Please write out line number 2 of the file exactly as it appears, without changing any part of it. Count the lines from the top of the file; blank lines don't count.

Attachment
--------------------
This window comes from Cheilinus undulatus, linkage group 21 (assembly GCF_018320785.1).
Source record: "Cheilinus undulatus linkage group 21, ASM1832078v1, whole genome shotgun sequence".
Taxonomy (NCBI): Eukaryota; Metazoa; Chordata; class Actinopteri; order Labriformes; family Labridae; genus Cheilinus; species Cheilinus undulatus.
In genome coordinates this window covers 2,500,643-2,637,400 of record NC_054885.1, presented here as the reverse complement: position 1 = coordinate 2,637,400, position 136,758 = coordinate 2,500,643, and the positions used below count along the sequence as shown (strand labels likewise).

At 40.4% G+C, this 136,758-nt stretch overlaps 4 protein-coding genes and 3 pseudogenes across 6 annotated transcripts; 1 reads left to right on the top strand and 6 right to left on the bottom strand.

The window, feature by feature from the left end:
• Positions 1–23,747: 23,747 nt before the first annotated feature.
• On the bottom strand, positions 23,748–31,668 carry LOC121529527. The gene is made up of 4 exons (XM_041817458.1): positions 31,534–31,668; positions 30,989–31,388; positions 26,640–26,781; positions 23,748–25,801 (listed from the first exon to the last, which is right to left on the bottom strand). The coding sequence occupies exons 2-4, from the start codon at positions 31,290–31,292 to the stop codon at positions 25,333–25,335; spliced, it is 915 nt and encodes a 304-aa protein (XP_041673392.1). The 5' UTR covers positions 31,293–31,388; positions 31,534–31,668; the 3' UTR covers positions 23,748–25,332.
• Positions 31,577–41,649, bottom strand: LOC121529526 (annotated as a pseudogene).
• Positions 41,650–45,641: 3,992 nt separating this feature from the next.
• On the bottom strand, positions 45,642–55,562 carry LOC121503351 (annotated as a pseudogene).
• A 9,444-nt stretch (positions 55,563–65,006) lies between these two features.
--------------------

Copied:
Source record: "Cheilinus undulatus linkage group 21, ASM1832078v1, whole genome shotgun sequence".